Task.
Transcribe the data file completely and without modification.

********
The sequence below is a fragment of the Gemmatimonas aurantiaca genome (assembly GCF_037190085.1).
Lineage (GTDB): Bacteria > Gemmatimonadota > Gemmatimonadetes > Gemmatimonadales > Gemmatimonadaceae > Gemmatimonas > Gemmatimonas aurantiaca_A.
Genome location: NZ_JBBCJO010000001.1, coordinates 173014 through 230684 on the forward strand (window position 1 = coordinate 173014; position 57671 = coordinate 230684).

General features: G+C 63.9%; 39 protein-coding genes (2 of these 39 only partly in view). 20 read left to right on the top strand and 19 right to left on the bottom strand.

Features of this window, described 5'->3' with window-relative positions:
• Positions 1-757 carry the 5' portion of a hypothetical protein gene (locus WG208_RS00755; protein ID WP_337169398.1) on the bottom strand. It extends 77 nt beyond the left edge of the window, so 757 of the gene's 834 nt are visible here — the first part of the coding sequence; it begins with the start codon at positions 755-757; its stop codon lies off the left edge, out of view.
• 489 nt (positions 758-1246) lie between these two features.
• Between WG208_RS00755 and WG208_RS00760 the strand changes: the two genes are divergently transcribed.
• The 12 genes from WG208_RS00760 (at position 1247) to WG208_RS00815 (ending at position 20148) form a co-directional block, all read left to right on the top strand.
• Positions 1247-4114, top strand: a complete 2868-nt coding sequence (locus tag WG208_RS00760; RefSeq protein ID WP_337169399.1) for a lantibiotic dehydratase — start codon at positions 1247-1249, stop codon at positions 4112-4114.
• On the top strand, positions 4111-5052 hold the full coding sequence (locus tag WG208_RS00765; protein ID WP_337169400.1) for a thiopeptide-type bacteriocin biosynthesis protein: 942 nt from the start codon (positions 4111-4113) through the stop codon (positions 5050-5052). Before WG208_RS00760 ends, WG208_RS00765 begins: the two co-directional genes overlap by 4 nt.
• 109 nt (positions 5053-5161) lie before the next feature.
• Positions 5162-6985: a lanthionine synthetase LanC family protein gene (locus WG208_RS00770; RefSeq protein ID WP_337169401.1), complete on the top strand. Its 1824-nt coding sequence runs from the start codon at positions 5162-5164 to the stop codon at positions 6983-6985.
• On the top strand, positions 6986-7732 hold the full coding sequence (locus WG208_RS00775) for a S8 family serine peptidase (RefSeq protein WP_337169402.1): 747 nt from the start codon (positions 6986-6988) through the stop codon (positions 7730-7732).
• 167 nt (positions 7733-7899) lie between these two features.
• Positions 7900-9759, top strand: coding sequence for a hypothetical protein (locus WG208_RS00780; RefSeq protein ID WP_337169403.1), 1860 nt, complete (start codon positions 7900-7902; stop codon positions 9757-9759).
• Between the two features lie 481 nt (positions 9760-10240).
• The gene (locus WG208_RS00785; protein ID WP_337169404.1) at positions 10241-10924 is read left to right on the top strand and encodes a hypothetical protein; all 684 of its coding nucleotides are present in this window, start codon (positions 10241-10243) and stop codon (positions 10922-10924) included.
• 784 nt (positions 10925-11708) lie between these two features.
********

The sequence below is a fragment of the Gemmatimonas aurantiaca genome (assembly GCF_037190085.1).
Lineage (GTDB): Bacteria > Gemmatimonadota > Gemmatimonadetes > Gemmatimonadales > Gemmatimonadaceae > Gemmatimonas > Gemmatimonas aurantiaca_A.
Genome location: NZ_JBBCJO010000001.1, coordinates 173014 through 230684 on the forward strand (window position 1 = coordinate 173014; position 57671 = coordinate 230684).

General features: G+C 63.9%; 39 protein-coding genes (2 of these 39 only partly in view). 20 read left to right on the top strand and 19 right to left on the bottom strand.

Features of this window, described 5'->3' with window-relative positions:
• Positions 1-757 carry the 5' portion of a hypothetical protein gene (locus WG208_RS00755; protein ID WP_337169398.1) on the bottom strand. It extends 77 nt beyond the left edge of the window, so 757 of the gene's 834 nt are visible here — the first part of the coding sequence; it begins with the start codon at positions 755-757; its stop codon lies off the left edge, out of view.
• 489 nt (positions 758-1246) lie between these two features.
• Between WG208_RS00755 and WG208_RS00760 the strand changes: the two genes are divergently transcribed.
• The 12 genes from WG208_RS00760 (at position 1247) to WG208_RS00815 (ending at position 20148) form a co-directional block, all read left to right on the top strand.
• Positions 1247-4114, top strand: a complete 2868-nt coding sequence (locus tag WG208_RS00760; RefSeq protein ID WP_337169399.1) for a lantibiotic dehydratase — start codon at positions 1247-1249, stop codon at positions 4112-4114.
• On the top strand, positions 4111-5052 hold the full coding sequence (locus tag WG208_RS00765; protein ID WP_337169400.1) for a thiopeptide-type bacteriocin biosynthesis protein: 942 nt from the start codon (positions 4111-4113) through the stop codon (positions 5050-5052). Before WG208_RS00760 ends, WG208_RS00765 begins: the two co-directional genes overlap by 4 nt.
• 109 nt (positions 5053-5161) lie before the next feature.
• Positions 5162-6985: a lanthionine synthetase LanC family protein gene (locus WG208_RS00770; RefSeq protein ID WP_337169401.1), complete on the top strand. Its 1824-nt coding sequence runs from the start codon at positions 5162-5164 to the stop codon at positions 6983-6985.
• On the top strand, positions 6986-7732 hold the full coding sequence (locus WG208_RS00775) for a S8 family serine peptidase (RefSeq protein WP_337169402.1): 747 nt from the start codon (positions 6986-6988) through the stop codon (positions 7730-7732).
• 167 nt (positions 7733-7899) lie between these two features.
• Positions 7900-9759, top strand: coding sequence for a hypothetical protein (locus WG208_RS00780; RefSeq protein ID WP_337169403.1), 1860 nt, complete (start codon positions 7900-7902; stop codon positions 9757-9759).
• Between the two features lie 481 nt (positions 9760-10240).
• The gene (locus WG208_RS00785; protein ID WP_337169404.1) at positions 10241-10924 is read left to right on the top strand and encodes a hypothetical protein; all 684 of its coding nucleotides are present in this window, start codon (positions 10241-10243) and stop codon (positions 10922-10924) included.
• 784 nt (positions 10925-11708) lie between these two features.